By Paul Gereffi
‘Twas the night before Christmas, and we stood out on the curb, there was no sign of the mailman, and that was absurd! The children were nestled all snug in their beds, while visions of Christmas gifts in Amazon parcels danced in their heads.
The stockings were hung on the mailbox with care, in hopes that the letter carrier would soon be there. Mama in her Victoria’s Secret thong, and I in my “Make America Great Again” cap, gave up on the mail and had just settled our brains for a long night’s nap.
When out on the lawn there arose such a clatter, I sprang from my bed to see what was the matter. When what to my wondering eyes did appear, it was the letter carrier, looking for the mailbox in the dark, and fell on his rear!
Up is now down. Over is now out. Light has given way to darkness. What was once bizarre is now commonplace. All over the country, carriers are staying out to “complete their appointed rounds” (as the Post Office creed says) in the dark, sometimes until after midnight and, in a few cases, including right there in Fort Lauderdale, as late as 2 am. “Through gloom of night” is no longer just a part of that creed but a grim reality for many carriers.
We fought the battle against late starting times and night delivery of mail before. Now, in the ultimate act of an upper management incapable of finding solutions and ineffective in doing their job, we are at it again. No amount of useless conference calls results in any solution. The increasing number of irate phone calls from customers (who used to come first, remember that?) means nothing. Businesses complaining that their mail is left after hours to sit idle in mailboxes all night or parcels stacked in front of their closed door doesn’t even make a dent in management’s stubborn resolve to not deal with the issue. Instead, they focus on scan points and correctly entering our truck mileage, while carriers toil in the dark, hoping they don’t walk into a thorn bush, fall into a ditch, or get attacked by an irate homeowner. We suffer; they calculate their performance bonuses.
The more we fight it, the more determined they seem to continue this failed policy, no matter how much automation slows things down. “This system WILL work!” says some idiot in front of a computer screen that tracks us on our GPS. Meanwhile, the trucks bringing us the mail are stuck in mid-morning traffic. (On the flip side, trucks picking up our outgoing mail and parcels after we return from the street probably experience less traffic during their midnight runs!)
Personally, I say screw it and just learn the love the moonlight. Go with. Don’t fight it, just take the extra time we need until they get the message that THIS IS GOING TO COST YOU!
Think of some of the new experiences and discoveries. The other day, I mean night, I saw a large bird perched on a fence near the mailbox in the moonlight. I looked it up on Google and it was a Yellow-Crowned Night Heron. Does most of its feeding at night. This is something I may have never seen unless I was out there, delivering in the dark. He is now my friend. I leave him snacks to eat. He follows me.
When it’s dark, you can’t help but see inside people’s houses. If you walk fast from house to house you can play Jeopardy if the TV is facing the window. Just read the questions and see the answers as you go. You can also clearly see what people are eating for dinner. Mrs. Johnson, if Junior isn’t going to finish that sandwich, I’m pretty hungry because it’s way past my dinner time. Oh, and Mr. Jones, please shut the bathroom door!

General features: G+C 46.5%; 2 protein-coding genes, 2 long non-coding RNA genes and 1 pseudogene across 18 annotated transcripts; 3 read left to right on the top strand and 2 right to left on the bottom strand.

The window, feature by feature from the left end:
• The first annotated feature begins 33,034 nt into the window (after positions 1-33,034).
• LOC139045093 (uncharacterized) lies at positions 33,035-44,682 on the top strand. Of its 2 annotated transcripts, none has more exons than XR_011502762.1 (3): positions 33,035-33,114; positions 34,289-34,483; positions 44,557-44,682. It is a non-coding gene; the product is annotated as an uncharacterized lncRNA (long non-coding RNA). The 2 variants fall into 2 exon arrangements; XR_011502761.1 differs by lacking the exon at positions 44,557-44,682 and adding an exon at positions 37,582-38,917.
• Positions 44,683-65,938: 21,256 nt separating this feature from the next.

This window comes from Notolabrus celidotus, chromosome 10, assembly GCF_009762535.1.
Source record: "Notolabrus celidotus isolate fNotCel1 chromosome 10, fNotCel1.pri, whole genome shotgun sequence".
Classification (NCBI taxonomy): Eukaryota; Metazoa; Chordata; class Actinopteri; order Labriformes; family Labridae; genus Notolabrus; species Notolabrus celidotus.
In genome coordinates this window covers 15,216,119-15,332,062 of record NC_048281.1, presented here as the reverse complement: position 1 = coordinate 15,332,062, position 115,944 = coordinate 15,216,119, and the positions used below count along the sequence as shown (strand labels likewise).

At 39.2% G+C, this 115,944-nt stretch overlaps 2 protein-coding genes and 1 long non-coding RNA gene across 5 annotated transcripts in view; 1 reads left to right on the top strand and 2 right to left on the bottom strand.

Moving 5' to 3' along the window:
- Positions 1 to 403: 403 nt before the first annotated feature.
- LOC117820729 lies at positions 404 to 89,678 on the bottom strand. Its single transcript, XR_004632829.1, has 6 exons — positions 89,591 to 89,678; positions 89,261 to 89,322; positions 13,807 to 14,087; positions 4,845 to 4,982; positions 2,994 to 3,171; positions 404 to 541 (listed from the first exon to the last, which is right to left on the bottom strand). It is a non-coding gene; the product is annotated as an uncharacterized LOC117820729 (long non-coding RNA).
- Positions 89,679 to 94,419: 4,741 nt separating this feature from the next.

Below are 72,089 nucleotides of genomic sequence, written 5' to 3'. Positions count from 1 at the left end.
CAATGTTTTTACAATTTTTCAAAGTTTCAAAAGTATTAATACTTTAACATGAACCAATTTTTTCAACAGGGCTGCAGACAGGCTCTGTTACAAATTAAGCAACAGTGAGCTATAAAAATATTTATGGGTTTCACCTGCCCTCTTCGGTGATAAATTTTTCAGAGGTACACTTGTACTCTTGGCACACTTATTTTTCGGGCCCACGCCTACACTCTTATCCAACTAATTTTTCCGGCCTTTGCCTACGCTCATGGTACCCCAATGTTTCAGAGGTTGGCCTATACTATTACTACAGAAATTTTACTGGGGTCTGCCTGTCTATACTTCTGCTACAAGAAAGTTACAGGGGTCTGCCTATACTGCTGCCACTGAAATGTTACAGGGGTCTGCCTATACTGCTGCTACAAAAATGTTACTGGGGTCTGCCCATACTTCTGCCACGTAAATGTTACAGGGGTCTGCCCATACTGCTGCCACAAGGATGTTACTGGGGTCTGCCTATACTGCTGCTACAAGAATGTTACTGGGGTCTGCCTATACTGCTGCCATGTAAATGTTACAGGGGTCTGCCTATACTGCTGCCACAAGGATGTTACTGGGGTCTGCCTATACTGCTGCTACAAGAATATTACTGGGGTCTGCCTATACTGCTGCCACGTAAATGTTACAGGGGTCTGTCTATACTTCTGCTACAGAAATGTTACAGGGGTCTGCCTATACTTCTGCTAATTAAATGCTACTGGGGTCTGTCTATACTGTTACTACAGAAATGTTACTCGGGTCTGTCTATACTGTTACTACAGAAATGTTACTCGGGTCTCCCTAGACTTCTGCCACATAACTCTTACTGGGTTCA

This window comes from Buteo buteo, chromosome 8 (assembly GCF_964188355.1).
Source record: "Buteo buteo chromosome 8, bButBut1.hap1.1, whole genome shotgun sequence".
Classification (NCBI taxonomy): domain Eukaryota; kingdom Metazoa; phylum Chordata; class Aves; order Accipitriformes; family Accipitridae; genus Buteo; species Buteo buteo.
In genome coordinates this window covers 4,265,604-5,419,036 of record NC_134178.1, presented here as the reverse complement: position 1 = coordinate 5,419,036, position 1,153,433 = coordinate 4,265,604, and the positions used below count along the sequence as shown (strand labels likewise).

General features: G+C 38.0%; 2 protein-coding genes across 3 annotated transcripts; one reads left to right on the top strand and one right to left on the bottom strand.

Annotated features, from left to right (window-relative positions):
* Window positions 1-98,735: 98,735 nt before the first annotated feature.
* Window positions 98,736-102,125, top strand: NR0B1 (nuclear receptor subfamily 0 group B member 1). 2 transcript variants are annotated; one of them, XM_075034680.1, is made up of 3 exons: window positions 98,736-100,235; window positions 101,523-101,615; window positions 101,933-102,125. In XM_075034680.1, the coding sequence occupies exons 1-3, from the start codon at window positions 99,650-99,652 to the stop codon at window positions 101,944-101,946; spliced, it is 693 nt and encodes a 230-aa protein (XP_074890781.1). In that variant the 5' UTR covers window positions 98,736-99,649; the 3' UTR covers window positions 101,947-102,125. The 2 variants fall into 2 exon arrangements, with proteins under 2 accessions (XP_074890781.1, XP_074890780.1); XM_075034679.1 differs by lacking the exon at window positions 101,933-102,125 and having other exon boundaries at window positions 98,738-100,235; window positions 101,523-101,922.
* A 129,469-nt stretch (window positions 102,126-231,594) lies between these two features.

You will also meet a new set of friends. Those bums you see sleeping on bus benches and behind buildings during the day? They come out at night. Sometimes, they will walk with you and keep you company. They can show you the shortcuts at night that you wouldn’t know about. Once you start talking to them, they’re not that bad.
Also, dogs are usually in the house at night. The only dogs you see are walked by their owners, who are usually in a bathrobe and slippers by the time we deliver their mail. Cats? That’s another story! The cats are out carousing and you wouldn’t believe who is fooling around with who in the neighborhood. (Mrs. Smith, your kitty little Princess is no princess at all!)
Don’t let it get you down.
My truck broke down the other night. I sat on the bumper waiting for the mechanic, pulled out my harmonica, and was joined by some of my other nocturnal friends. A possum and a raccoon sat at my feet, an owl perched on my shoulder, and my night heron was in a nearby tree. I felt like playing the blues, but instead hummed some appropriate tunes.
“Shine on Harvest Moon, In the Misty Moonlight, Moon over Miami, Twinkle, Twinkle Little Star.”
When a bluebird landed on my shoulder I played “Zippity-do-dah.” After only a few hours, the mechanic showed up. My,oh my, what a wonderful night!
However, be prepared! There are a few important items you will need for our “new” Postal Service. In addition to satchel, scanner and dog spray, you will need the following:
Flashlight, batteries, night-vision goggles, fluorescent vest, drinking water, Sterno cans, a miner’s light headlamp, traffic cones, glow-in-the-dark shoes, a flare gun, an air horn, matches, and firewood. Some canned food and a can opener would be helpful for those lengthy vehicle breakdowns.
On the other hand, after midnight delivery gives new meaning to the phrase “morning mail.”